When I found out that the creators of the musical comedy Murder for Two were premiering a special Christmas-themed version at Bucks County Playhouse, I was intrigued. After all, the show has been a big success over the past three years, from a long-running Off-Broadway engagement to productions all over the country (and a British debut just months away). Would a rewrite for the holiday season change what’s made the show such a success?
Not at all. In fact, Murder for Two: Holiday Edition hardly changes anything. But that’s a good thing.
Murder for Two is a smart, affectionate parody of classic murder mysteries that lovingly sends up many of the genre’s clichés. In the opening moments a famous author is killed in his mansion – on a dark and stormy night, of course. Then we get introduced to an array of suspects, each with a motive. And we also meet Marcus, an ambitious policeman who sees solving the crime as a ticket to a promotion.
What makes the show noteworthy is that while there are a lot of characters – I lost count after I reached a dozen – there are only two actors. Brett Ryback plays Marcus, while all the suspects – the victim’s widow, his niece, his doctor, a ballerina who happens to be hanging around the mansion, etc. – are played by Joe Kinosian. Ryback originated the role of Marcus off-Broadway, while Kinosian co-wrote the show (he wrote the music, Kellen Blair wrote the lyrics, and both of them wrote the book).
Kinosian’s rubbery face and talent for mimicry are ideal for a role that requires him to switch characters frequently. And he shows off an ability to capture a character’s essence with just a voice and a few gestures. For the widow, he adopts a distinctive walk, a haughty glare, and a pair of red-framed eyeglasses. For the town doctor, he assumes a squint and a rasp. And for the ballerina, Kinosian strikes a series of outstretched ballet poses, each more ridiculous than the last.
The more outrageous Kinosian gets, the more irritated Ryback’s strictly-by-the-book cop gets. The contrast between them accounts for a great deal of the show’s humor. Both of these experienced performers are extremely comfortable in their roles, and their confidence and rapport are essential to making this production so enjoyable.
They’re also both excellent pianists, giving the grand piano that sits center stage a workout. Sometimes one man will play piano while the other sings, and vice versa; sometimes one man will start a musical phrase and the other will complete it seamlessly; sometimes they play four-hand duets. Their musical interaction is impressive as their acting chemistry.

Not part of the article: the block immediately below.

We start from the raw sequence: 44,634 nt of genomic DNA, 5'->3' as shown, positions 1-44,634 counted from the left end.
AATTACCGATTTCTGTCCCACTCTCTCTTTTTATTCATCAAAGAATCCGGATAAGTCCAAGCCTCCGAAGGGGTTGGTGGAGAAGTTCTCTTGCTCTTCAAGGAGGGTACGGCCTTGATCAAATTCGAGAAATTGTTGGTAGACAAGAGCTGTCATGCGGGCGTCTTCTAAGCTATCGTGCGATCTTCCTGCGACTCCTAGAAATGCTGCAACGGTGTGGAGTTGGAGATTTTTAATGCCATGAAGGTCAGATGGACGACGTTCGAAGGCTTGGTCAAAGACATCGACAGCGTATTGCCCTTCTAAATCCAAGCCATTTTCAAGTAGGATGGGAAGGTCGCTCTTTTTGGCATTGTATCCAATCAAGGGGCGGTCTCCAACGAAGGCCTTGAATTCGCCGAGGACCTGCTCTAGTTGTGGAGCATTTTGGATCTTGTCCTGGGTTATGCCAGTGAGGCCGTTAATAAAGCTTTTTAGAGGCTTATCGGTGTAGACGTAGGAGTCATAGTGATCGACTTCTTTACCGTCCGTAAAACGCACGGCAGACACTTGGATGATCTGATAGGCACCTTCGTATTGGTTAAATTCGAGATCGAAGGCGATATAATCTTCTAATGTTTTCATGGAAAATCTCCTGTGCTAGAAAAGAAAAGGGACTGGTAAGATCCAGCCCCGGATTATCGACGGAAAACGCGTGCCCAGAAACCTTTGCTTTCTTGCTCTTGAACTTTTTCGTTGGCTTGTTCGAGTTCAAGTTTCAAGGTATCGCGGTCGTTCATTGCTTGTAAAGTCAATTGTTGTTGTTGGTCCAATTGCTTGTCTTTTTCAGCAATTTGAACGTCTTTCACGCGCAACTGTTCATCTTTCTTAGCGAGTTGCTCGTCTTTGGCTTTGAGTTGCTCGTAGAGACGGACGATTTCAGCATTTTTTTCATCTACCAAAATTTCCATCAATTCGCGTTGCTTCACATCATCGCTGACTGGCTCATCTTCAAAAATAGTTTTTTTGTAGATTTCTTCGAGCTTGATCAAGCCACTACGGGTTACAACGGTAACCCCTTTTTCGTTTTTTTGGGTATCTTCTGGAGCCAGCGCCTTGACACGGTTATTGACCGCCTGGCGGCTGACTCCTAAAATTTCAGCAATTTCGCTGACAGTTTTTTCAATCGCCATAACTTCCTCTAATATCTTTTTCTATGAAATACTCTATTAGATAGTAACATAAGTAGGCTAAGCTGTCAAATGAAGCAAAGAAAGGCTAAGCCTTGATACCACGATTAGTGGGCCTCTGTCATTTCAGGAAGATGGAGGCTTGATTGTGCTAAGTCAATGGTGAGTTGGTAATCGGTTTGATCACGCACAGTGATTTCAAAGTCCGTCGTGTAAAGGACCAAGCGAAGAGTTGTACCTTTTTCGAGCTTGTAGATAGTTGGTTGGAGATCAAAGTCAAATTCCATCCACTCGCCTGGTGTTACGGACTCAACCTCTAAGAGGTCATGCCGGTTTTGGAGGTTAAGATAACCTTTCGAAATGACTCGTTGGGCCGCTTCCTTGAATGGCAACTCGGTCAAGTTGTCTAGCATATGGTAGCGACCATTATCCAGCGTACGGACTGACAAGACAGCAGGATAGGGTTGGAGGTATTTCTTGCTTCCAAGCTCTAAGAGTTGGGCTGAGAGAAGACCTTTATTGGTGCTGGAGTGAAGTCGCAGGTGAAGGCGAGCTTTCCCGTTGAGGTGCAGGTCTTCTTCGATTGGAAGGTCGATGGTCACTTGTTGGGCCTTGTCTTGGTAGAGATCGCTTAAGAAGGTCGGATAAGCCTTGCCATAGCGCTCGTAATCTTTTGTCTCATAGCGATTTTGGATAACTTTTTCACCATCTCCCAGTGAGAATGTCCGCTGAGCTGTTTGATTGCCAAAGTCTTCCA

Murder for Two: Holiday Edition isn’t a flawless show. The songs are enjoyable in context, but they aren’t really outstanding. And the humor occasionally gets too corny and cutesy, especially in the last half hour. But the occasional blemishes don’t get in the way of the audacious spirit that makes the show so much fun.
But what about the holiday element? What’s been changed to turn Murder for Two into Murder for Two: Holiday Edition? Well, the murder takes place on Christmas Eve now, and every few minutes there’s a joke or a musical quote that references the season. It’s a bit of a stretch, but to the writers’ credit, they’re well aware of it: Kinosian puts it best at one point when he declares “It seems like the writers are just inserting random Christmas words every couple of reindeer.”
But the plot, and the song list, are the same. I saw a production last year at Philadelphia Theatre Company, and the only major change I noticed is that a chorus of Brooklyn street toughs has been changed into a chorus of Cockney street toughs straight out of a Dickens novel. (One of the lads is even named “Pickwick.”)
The set this time is decorated with a Christmas tree and strings of holiday lights – and Lighting Supervisor Ben Fichthorn’s witty use of lighting adds to the amusement. And Beowulf Boritt’s stage-within-a-stage set design lets you know right away that you shouldn’t take any of this too seriously.
Director J. Scott Lapp’s agile production strikes the right casual yet professional tone. The time-tested chemistry of the two stars really pays off, making this new version of Murder for Two a special one.
Running Time: One hour and 50 minutes, with no intermission.
Murder For Two: Holiday Edition plays through December 31, 2016, at the Bucks County Playhouse – 70 South Main Street,in New Hope, PA. For tickets, call the box office at (215) 862-2121, or purchase them online.